Tuesday, 2 January 2018

Leonardo, Michelangelo, and Raphael:A triumvirate for the Cinquecento.

Five hundred years ago three of the greats of the Italian High Renaissance were all still alive. Leonardo da Vinci, Michelangelo Buonarroti, and Raffaello Santi (known as Raphael) are generally recognised as the key figures of the movement that fundamentally altered the course of European art.

So it was nice that the National Gallery had put on a small (one room, just eight works), free show of celebrated pieces by the three of them. It felt quite festive to be amongst the hordes in the National Gallery between Christmas and New Year looking at devotional artworks, even for an atheist like myself. I don't see any problem in enjoying religious art, the architecture of churches or mosques, or gospel music whilst not subscribing to the core belief. In my world view the things being celebrated are all man made anyway.

Certainly Raphael's Saint Catherine of Alexandria can be enjoyed purely for its artistic merits, the rich blues, reds, and green of Cath's drapery as she leans against the wheel that she was later to be martyred on by the pagan emperor Maxentius for refusing to, at first, denounce her Christianity, and later, for rejecting his marriage proposal by claiming she had sworn her virginity to Christ himself. In Raphael's painting her skyward gaze suggests she's looking towards a heavenly light and Raphael adapted her from a now lost Leonardo design for Leda and the Swan and Michelangelo's unfinished sculpture of Saint Matthew which tidily brings together all three artists.

Raphael - Saint Catherine of Alexandria (about 1507)

Raphael - The Ansidei Madonna (1505)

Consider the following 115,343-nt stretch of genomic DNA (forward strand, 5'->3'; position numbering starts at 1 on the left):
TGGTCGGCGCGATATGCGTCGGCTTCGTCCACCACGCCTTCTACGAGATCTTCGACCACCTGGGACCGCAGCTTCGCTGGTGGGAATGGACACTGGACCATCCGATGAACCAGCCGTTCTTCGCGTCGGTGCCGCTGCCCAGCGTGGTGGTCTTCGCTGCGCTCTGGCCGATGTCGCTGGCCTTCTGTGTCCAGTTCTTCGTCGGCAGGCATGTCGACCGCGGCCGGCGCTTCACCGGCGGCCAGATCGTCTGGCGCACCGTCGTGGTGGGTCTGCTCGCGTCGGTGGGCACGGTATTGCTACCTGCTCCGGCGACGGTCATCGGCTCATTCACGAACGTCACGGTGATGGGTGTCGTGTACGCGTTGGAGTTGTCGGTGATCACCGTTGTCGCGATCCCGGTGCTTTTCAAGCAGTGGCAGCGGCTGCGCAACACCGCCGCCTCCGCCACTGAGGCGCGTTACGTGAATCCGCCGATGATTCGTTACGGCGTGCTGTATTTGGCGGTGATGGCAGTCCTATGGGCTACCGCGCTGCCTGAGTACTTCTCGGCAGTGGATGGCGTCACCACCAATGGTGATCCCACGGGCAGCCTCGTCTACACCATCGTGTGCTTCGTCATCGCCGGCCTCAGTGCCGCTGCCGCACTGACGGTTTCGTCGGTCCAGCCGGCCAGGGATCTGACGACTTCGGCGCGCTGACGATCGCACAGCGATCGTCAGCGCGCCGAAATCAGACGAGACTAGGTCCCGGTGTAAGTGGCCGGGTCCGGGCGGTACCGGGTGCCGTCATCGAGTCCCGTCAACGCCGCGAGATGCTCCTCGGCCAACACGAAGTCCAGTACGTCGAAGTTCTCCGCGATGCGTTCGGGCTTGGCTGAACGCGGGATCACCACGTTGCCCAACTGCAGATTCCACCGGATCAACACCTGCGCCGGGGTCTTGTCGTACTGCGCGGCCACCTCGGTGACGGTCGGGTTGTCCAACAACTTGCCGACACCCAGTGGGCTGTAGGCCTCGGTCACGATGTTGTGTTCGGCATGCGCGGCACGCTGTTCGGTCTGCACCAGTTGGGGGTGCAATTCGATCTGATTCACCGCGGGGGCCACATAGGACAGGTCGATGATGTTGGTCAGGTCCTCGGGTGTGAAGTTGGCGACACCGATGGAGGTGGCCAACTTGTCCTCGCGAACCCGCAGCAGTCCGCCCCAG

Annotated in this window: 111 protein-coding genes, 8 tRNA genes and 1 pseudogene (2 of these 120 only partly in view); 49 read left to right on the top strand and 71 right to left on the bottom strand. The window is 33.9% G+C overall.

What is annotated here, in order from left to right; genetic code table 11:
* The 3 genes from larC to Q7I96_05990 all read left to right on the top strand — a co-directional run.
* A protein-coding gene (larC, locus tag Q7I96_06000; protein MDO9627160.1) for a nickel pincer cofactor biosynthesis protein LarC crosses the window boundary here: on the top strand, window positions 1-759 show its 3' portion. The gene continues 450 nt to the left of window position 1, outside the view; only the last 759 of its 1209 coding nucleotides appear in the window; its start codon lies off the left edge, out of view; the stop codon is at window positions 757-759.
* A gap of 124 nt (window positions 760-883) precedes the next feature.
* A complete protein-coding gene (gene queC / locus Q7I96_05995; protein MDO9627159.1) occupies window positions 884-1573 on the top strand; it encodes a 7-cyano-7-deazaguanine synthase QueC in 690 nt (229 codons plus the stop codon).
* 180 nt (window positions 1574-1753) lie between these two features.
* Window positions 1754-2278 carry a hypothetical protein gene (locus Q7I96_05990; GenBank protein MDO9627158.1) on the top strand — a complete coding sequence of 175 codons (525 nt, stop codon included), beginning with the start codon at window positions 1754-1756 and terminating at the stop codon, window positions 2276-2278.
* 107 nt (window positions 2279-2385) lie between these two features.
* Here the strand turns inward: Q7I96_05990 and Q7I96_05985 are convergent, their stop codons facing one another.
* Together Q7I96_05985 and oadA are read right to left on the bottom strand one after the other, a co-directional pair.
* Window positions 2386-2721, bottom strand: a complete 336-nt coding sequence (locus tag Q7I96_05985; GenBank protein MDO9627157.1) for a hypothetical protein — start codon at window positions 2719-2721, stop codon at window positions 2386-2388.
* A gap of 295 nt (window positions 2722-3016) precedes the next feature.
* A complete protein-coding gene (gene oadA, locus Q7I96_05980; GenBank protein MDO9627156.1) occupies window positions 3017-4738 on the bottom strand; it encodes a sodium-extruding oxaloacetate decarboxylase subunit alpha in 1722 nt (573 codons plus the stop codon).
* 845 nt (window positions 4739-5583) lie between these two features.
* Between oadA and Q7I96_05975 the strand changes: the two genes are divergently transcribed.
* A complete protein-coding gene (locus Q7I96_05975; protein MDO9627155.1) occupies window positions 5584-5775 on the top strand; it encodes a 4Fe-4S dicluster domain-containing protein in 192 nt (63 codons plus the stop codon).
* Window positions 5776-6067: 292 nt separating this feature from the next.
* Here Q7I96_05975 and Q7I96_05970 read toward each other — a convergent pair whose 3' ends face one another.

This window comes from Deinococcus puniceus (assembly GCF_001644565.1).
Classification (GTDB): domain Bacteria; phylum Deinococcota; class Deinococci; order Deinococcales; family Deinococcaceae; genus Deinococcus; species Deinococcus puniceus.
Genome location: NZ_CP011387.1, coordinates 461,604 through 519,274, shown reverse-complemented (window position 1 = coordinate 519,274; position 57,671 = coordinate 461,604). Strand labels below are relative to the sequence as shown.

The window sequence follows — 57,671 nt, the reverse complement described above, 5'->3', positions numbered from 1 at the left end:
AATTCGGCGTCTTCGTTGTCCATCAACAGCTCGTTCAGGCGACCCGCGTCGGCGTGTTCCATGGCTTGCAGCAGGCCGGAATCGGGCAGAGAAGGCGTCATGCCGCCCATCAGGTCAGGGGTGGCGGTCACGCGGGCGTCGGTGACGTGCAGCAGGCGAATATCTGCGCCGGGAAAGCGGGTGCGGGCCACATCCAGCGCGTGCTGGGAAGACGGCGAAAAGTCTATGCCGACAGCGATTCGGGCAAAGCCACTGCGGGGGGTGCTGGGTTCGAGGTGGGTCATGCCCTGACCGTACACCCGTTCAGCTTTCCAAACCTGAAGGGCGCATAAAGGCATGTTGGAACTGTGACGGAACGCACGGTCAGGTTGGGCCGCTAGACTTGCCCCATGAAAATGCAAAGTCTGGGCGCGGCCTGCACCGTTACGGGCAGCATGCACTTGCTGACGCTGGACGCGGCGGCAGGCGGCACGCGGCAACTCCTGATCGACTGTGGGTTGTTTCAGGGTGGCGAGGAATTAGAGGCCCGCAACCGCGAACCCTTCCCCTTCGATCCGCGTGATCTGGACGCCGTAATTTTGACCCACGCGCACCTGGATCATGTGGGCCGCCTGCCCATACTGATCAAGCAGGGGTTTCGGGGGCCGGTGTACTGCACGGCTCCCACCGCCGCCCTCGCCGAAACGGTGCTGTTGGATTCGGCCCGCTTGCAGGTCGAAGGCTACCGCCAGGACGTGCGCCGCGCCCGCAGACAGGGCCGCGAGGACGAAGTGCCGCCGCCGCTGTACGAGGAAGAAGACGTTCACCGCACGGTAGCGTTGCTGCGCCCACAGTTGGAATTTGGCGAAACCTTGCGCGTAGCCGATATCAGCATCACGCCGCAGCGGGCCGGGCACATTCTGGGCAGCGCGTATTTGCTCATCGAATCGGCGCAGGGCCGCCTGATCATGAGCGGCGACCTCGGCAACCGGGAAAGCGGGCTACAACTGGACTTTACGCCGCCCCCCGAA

Raphael was born in Urbino in 1483 and trained in Umbria. He moved to Florence in his early twenties and he was only 22 when he painted the Ansidei Madonna, one of the works that made his name, and came under the influence of Leonardo (31 years his senior) and Michelangelo (closer to Raphael's age than Leonardo's but still a full twelve years older than the younger man). Raphael and Michelangelo's friendship would later dissolve when they both found themselves in Rome competing for commissions from whichever Pope was installed at the time.

The Ansidei Madonna was painted as an altarpiece for one of the chapels of the church of San Fiorenzo in Perugia. The Virgin is flanked by Nicholas of Bari (who was later sanctified as Saint Nicholas and believed to be the inspiration for Father Christmas - see, told you this was festive) and John the Baptist who gazes up at the cross and points to Christ in a gesture not dissimilar to that of Raphael's Saint Catherine.

Where the Ansidei Madonna can seem to modern eyes a bit instructive, a trifle hectoring even, that's not an accusation you could make against the Madonna of the Pinks. Forget it's Mary and Jesus and it's just a sweet painting of a mum and her child that if you leave aside the fashions of the time and the gift of carnations to a child (obviously before the advent of fidget spinners and tablets) could have come from any time in history. Raphael's mastery of light and shade here could be seen as a precursor to the masterful handling of chiaroscuro that Caravaggio popularised nearly a century later as the Baroque era followed the Renaissance years.

Raphael - The Madonna of the Pinks ('La Madonna dei Garofani') (about 1506-7)

Leonardo da Vinci - The Virgin of the Rocks (about 1491/2-9 and 1506-8)
Leonardo da Vinci is one of the most famous names in all art history and though there were only two of his works on show at the National Gallery exhibition they gave an idea of the range of the man and his work. This is a man, after all, who's been called the father of palaeontology, the father of ichnology, and the father of architecture as well as being variously credited with inventing the helicopter, the parachute, and the tank. Writing later in the 16th century, after Leonardo's death aged 67 in the French market town of Amboise, the celebrated Italian art historian Giorgio Vasari can barely conceal his love of the man.
In Volume 1 of Vasari's Lives of the Artists he writes "in the normal course of events many men and women are born with various remarkable qualities and talents; but occasionally, in a way that transcends nature, a single person is marvellously endowed by heaven with beauty, grace, and talent in such abundance that he leaves other men far behind, all his actions seem inspired, and indeed everything he does clearly comes from God rather than from human art".